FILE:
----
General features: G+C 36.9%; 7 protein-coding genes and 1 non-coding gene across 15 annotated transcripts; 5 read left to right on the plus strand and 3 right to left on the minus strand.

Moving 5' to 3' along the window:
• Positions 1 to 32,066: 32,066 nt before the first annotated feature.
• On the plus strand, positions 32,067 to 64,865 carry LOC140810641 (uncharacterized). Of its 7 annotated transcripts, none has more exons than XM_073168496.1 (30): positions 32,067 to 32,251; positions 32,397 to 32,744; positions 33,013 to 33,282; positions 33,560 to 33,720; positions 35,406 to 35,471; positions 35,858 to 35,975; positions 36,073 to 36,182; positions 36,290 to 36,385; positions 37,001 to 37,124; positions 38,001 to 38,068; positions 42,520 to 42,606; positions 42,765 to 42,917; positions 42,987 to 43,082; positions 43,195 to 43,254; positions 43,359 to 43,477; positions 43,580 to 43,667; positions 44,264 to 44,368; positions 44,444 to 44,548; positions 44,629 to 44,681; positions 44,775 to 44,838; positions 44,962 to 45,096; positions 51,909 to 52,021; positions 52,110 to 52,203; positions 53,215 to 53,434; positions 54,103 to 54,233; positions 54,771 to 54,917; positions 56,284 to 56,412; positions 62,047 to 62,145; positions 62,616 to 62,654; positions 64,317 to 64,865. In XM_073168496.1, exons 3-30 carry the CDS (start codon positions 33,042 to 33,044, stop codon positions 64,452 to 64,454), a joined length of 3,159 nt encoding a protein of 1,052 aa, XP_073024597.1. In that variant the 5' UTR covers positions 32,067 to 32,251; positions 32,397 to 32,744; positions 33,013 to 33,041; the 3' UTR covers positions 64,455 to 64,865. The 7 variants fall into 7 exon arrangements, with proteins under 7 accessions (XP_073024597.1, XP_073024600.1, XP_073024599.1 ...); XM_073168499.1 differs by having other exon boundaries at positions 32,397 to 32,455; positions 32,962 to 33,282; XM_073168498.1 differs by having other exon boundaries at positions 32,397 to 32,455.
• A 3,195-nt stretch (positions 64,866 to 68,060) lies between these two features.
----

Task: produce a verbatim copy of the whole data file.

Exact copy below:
General features: G+C 36.9%; 7 protein-coding genes and 1 non-coding gene across 15 annotated transcripts; 5 read left to right on the plus strand and 3 right to left on the minus strand.

Moving 5' to 3' along the window:
• Positions 1 to 32,066: 32,066 nt before the first annotated feature.
• On the plus strand, positions 32,067 to 64,865 carry LOC140810641 (uncharacterized). Of its 7 annotated transcripts, none has more exons than XM_073168496.1 (30): positions 32,067 to 32,251; positions 32,397 to 32,744; positions 33,013 to 33,282; positions 33,560 to 33,720; positions 35,406 to 35,471; positions 35,858 to 35,975; positions 36,073 to 36,182; positions 36,290 to 36,385; positions 37,001 to 37,124; positions 38,001 to 38,068; positions 42,520 to 42,606; positions 42,765 to 42,917; positions 42,987 to 43,082; positions 43,195 to 43,254; positions 43,359 to 43,477; positions 43,580 to 43,667; positions 44,264 to 44,368; positions 44,444 to 44,548; positions 44,629 to 44,681; positions 44,775 to 44,838; positions 44,962 to 45,096; positions 51,909 to 52,021; positions 52,110 to 52,203; positions 53,215 to 53,434; positions 54,103 to 54,233; positions 54,771 to 54,917; positions 56,284 to 56,412; positions 62,047 to 62,145; positions 62,616 to 62,654; positions 64,317 to 64,865. In XM_073168496.1, exons 3-30 carry the CDS (start codon positions 33,042 to 33,044, stop codon positions 64,452 to 64,454), a joined length of 3,159 nt encoding a protein of 1,052 aa, XP_073024597.1. In that variant the 5' UTR covers positions 32,067 to 32,251; positions 32,397 to 32,744; positions 33,013 to 33,041; the 3' UTR covers positions 64,455 to 64,865. The 7 variants fall into 7 exon arrangements, with proteins under 7 accessions (XP_073024597.1, XP_073024600.1, XP_073024599.1 ...); XM_073168499.1 differs by having other exon boundaries at positions 32,397 to 32,455; positions 32,962 to 33,282; XM_073168498.1 differs by having other exon boundaries at positions 32,397 to 32,455.
• A 3,195-nt stretch (positions 64,866 to 68,060) lies between these two features.